The Early Learning Resource Unit (ELRU) together with the Centre for the Book, celebrated International Literacy Day in Langa on Thursday September 8, by distributing tons of books to early childhood centres.
September the 8th is proclaimed International Literacy Day with the aim of highlighting the importance of literacy to individuals and communities.
Under the theme “Reading the past, writing the future”, the organisations distributed books to 20 ECDs.
The organisations marched through the streets of Langa from one ECD to another all in the name of promoting reading.
To the amazement of residents, drum majorettes hit the streets to bring them to life.
ELRU said it focused on promoting literacy at ECDs and instilling a culture of reading among children, their parents and communities.
Terrence November, project co-ordinator at ELRU, believes the campaign will encourage thousands of young and old people to read. “We have three programmes that focus on literacy and encouraging parents to also promote reading. We have family and community motivator (FCM), Hlumisa Playgroup and the Whole Centre Development programmes. They all focus on promoting reading and doing things together. FCM brings quality ECD programmes directly to parents and caregivers. This is a programme where we empower community workers to enter households and support families in the early 1000 days when the foundations of learning take place. We are proud to have these programmes to promote health and reading and many other important issues.”
Mr November urged parents to make reading with their children part of a daily routine.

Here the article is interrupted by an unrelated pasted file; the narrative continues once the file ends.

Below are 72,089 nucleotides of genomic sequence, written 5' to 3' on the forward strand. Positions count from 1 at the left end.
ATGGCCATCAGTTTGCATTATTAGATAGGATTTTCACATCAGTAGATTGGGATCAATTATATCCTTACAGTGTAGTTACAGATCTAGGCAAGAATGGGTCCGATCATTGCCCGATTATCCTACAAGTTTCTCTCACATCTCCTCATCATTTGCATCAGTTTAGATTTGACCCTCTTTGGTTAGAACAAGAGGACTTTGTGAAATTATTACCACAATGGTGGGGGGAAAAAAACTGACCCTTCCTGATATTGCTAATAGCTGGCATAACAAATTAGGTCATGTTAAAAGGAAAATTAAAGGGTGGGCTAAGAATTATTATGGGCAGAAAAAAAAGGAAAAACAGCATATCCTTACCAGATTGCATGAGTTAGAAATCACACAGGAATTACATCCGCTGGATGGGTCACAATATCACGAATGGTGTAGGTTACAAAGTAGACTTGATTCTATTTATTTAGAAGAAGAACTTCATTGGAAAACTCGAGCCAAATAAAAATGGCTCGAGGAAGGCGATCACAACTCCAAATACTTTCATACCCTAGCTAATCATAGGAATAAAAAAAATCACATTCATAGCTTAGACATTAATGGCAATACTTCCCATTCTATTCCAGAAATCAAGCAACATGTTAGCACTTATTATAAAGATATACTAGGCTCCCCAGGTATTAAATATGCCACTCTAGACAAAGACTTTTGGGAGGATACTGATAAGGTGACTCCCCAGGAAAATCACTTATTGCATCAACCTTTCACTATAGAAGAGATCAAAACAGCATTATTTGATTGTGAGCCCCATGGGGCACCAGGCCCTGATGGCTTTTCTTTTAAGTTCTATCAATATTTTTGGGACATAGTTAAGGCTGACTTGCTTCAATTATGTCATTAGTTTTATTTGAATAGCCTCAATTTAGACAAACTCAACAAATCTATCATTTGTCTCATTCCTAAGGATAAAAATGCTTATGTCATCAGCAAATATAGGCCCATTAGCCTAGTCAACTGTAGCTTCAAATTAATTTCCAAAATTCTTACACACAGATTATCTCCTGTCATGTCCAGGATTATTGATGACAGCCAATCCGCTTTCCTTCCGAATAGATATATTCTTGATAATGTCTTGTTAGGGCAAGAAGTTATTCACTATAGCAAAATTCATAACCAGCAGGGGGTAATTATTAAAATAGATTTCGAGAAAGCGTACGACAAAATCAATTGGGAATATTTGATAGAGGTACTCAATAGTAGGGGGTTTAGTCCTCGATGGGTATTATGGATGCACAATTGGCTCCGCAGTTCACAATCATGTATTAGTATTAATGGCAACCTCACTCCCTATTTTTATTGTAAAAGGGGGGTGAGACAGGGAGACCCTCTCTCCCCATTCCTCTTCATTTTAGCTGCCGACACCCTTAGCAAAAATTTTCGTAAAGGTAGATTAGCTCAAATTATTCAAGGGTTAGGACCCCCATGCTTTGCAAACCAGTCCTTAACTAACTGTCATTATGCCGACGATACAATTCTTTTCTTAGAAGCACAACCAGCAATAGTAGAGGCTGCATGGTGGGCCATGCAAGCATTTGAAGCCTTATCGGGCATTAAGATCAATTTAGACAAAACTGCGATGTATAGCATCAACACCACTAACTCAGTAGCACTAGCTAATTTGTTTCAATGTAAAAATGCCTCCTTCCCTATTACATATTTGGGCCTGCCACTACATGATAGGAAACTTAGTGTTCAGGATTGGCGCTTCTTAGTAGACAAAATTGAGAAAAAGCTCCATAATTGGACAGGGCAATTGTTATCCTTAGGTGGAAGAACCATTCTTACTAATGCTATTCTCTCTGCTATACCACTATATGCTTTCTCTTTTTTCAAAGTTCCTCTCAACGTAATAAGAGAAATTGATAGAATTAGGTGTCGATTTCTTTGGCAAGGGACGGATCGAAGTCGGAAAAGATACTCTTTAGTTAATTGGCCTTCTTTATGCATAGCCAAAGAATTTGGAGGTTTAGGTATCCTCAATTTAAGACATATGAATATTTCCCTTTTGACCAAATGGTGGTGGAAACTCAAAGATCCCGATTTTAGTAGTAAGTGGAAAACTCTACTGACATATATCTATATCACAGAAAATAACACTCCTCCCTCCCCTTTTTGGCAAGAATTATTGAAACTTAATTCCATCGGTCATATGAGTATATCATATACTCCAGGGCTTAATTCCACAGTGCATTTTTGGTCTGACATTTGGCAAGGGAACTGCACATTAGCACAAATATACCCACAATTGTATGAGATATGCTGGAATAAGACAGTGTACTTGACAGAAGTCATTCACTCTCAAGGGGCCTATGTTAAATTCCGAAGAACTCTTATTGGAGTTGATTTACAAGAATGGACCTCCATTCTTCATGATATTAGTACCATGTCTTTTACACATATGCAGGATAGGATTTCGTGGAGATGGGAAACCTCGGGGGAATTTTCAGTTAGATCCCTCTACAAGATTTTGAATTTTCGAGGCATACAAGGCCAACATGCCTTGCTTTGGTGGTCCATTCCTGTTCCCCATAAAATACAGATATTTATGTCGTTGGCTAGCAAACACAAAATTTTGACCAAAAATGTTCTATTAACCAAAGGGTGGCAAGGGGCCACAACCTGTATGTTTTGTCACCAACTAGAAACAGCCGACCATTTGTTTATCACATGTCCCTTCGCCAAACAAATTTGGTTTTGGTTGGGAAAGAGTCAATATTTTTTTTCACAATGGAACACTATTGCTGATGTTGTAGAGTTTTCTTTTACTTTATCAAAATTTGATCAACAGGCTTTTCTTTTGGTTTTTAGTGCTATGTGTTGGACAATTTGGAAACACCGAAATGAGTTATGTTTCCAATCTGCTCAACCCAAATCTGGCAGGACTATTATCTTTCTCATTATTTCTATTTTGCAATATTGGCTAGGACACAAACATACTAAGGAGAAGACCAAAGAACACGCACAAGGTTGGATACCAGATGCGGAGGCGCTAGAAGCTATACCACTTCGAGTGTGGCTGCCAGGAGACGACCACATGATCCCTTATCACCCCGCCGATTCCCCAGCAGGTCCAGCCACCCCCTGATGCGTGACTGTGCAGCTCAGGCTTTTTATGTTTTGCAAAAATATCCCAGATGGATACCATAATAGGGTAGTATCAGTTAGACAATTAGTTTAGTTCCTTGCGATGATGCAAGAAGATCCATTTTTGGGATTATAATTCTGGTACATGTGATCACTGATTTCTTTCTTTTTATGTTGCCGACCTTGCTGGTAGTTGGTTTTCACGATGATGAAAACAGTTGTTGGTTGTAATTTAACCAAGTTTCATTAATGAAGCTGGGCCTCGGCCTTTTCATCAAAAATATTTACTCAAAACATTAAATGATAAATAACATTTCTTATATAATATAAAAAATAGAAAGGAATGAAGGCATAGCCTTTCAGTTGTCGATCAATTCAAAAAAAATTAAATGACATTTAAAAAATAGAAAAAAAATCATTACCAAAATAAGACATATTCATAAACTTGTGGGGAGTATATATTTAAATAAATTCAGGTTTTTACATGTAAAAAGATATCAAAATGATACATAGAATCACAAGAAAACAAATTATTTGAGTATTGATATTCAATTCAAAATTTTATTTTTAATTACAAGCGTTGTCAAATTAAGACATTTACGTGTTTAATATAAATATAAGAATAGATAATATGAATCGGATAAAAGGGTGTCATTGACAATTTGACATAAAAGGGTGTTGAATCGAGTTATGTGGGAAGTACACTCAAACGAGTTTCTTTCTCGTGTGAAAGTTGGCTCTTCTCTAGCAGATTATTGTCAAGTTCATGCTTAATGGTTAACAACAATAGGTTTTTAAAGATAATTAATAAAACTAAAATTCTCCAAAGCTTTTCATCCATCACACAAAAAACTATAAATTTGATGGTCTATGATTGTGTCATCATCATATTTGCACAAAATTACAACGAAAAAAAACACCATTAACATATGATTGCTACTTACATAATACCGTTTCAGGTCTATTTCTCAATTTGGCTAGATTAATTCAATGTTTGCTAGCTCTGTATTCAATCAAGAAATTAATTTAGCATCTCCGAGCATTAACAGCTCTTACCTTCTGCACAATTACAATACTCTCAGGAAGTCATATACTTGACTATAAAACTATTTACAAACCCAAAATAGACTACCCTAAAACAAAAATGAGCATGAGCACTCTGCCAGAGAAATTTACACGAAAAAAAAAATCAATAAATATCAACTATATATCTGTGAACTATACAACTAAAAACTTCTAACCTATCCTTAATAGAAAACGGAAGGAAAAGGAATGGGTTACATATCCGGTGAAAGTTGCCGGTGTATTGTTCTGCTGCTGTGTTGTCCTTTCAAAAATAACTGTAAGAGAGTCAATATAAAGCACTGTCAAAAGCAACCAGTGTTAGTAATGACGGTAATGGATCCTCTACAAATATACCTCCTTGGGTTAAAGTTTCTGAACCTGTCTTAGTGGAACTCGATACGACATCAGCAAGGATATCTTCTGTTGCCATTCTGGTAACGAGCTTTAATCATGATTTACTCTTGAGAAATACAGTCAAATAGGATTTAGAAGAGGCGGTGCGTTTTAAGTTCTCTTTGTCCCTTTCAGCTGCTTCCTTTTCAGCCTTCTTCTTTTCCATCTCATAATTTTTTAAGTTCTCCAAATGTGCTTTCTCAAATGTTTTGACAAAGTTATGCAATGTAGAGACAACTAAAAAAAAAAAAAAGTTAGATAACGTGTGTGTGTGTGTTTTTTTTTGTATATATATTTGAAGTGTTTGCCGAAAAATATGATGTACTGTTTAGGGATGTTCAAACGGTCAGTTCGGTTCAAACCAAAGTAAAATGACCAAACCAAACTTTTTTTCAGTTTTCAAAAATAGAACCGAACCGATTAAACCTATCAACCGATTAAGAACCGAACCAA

“Parents should (prioritise) reading with their children. Carers at crèches should make it a norm to read with children, tell stories and read with them. We all should prioritise reading with children. The reason is that we delivered books to 20 ECDs, we want a reading nation,” he said.
He said literacy is a critical component for our country.
He called on parents and other institutions to help schools and crèches with books.
FCM project co-ordinator Brinthia Dawood reiterated the need to create a reading routine for children so they know they should read at a particular time of the day. She said telling stories is crucial to children.
“We came to Langa today to do storytelling, make cardboard books and make puppets for children to promote the reading culture. But again to show the caregivers that they can make clothes books and cardboard books for children. This will help create a reading routine and create knowledge among them,” she said.
The excited Langa-based ELRU centre manager, Thandeka Dliso, said they try to get their children hooked on reading by telling stories.
“Reading, telling stories is what we strive for. We at all times encourage parents, especially mothers, to communicate with their children as early as possible. We encourage them to read to them as early as possible. So we are happy to be among the book beneficiaries,” she said.